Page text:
Canadian Forest Service Publications
Why seedlings grow: influence of plant attributes. 2018. Grossnickle, S.C.; MacDonald, J.E. New Forests 49: 1-34.
Issued by: Atlantic Forestry Centre
Catalog ID: 39577
CFS Availability: PDF (download)
Available from the Journal's Web site. †
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Successful forest restoration requires planting quality seedlings with optimal growth potential. Thus, nurseries need to produce seedlings with plant attributes that favor the best chance of successful establishment once they are field planted. From the midtwentieth century on, research foresters have critically examined plant attributes that confer improved seedling growth under various restoration site conditions. This review examines the value of commonly measured seedling quality attributes (i.e., height, diameter, root mass, shoot-to-root ratio, drought resistance, freezing tolerance, nutrient status, root growth potential, and root electrolyte leakage) that have been recognized as important in explaining why seedlings with improved attributes have better growth after planting. Seedlings with plant attributes that fall within the appropriate range of values can increase the speed with which they overcome planting stress, initiate growth, and become ‘‘coupled’’ to the forest restoration site, thereby ensuring successful seedling establishment. Although planting high quality seedlings does not guarantee successful seedling establishment, it increases chances for successful establishment and growth.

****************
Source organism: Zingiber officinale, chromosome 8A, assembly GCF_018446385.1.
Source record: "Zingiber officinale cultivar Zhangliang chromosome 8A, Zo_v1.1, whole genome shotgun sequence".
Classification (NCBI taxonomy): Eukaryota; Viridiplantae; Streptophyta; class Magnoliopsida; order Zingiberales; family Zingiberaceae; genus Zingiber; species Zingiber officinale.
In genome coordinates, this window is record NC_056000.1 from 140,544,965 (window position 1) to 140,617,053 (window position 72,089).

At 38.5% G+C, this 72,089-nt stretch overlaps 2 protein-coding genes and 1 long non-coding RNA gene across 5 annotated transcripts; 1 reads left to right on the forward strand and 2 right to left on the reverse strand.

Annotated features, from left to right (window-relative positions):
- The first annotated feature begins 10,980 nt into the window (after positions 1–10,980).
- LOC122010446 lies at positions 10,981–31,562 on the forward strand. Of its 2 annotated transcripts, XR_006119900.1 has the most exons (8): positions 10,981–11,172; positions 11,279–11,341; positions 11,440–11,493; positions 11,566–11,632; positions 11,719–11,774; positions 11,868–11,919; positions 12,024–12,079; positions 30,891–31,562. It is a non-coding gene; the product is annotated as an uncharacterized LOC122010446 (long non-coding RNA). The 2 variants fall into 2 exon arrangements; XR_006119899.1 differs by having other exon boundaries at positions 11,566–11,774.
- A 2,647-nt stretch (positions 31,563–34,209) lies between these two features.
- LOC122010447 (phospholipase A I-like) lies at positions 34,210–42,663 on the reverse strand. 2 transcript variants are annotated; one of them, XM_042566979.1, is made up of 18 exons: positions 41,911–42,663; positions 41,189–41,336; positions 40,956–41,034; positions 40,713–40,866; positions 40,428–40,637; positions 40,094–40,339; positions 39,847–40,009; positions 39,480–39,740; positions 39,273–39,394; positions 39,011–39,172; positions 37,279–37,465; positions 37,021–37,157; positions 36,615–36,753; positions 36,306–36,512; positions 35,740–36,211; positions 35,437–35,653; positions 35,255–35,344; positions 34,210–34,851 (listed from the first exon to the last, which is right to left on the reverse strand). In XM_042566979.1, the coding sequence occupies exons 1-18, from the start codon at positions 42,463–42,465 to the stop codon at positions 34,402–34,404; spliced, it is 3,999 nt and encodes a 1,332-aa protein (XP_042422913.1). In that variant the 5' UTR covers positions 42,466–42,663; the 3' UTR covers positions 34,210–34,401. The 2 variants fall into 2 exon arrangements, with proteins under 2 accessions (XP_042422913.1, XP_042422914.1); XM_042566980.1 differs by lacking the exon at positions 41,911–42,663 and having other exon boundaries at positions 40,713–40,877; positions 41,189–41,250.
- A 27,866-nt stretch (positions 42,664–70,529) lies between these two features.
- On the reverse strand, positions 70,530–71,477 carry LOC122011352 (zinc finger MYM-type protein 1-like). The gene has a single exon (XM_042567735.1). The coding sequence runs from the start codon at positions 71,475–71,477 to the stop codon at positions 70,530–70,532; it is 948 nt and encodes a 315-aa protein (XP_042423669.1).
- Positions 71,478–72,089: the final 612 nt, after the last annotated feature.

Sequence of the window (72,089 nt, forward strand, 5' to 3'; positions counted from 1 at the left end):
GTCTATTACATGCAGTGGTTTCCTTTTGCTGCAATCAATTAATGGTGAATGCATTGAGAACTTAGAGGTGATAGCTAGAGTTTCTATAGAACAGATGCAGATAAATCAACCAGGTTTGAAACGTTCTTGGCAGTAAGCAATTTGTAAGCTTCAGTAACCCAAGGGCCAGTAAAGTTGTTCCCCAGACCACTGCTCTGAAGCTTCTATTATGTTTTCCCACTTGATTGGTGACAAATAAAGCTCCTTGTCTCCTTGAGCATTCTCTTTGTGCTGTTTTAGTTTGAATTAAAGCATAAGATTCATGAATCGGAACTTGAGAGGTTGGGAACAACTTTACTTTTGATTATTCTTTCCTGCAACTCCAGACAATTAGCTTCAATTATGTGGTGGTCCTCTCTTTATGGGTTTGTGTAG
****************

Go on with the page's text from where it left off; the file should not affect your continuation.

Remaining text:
Plain Language Summary
After industrial or natural disturbances, forests may not sufficiently regenerate themselves without help from forest restoration activities. Successful forest restoration requires planting quality seedlings that possess optimal growth potential. Nurseries can produce seedlings with attributes that endow the best chances for successful establishment and good growth after planting on restoration sites if clients are willing to pay for crop inputs. Since the mid-20th century, research foresters have critically examined such attributes and published their results. Here, we review over 350 articles on seedling attributes, which have been recognized as important in answering the question why seedlings grow after planting. Appropriate ranges of these attributes can increase the speed with which seedlings overcome planting stress and become ‘coupled’ to the forest restoration site, thereby ensuring successful establishment and growth. Although planting seedlings with these attributes does not guarantee restoration success, planting seedlings with these attributes increases the chances for this outcome. If restoration practitioners take this knowledge into consideration and order quality seedlings, then management objectives for a restored area could be reached sooner.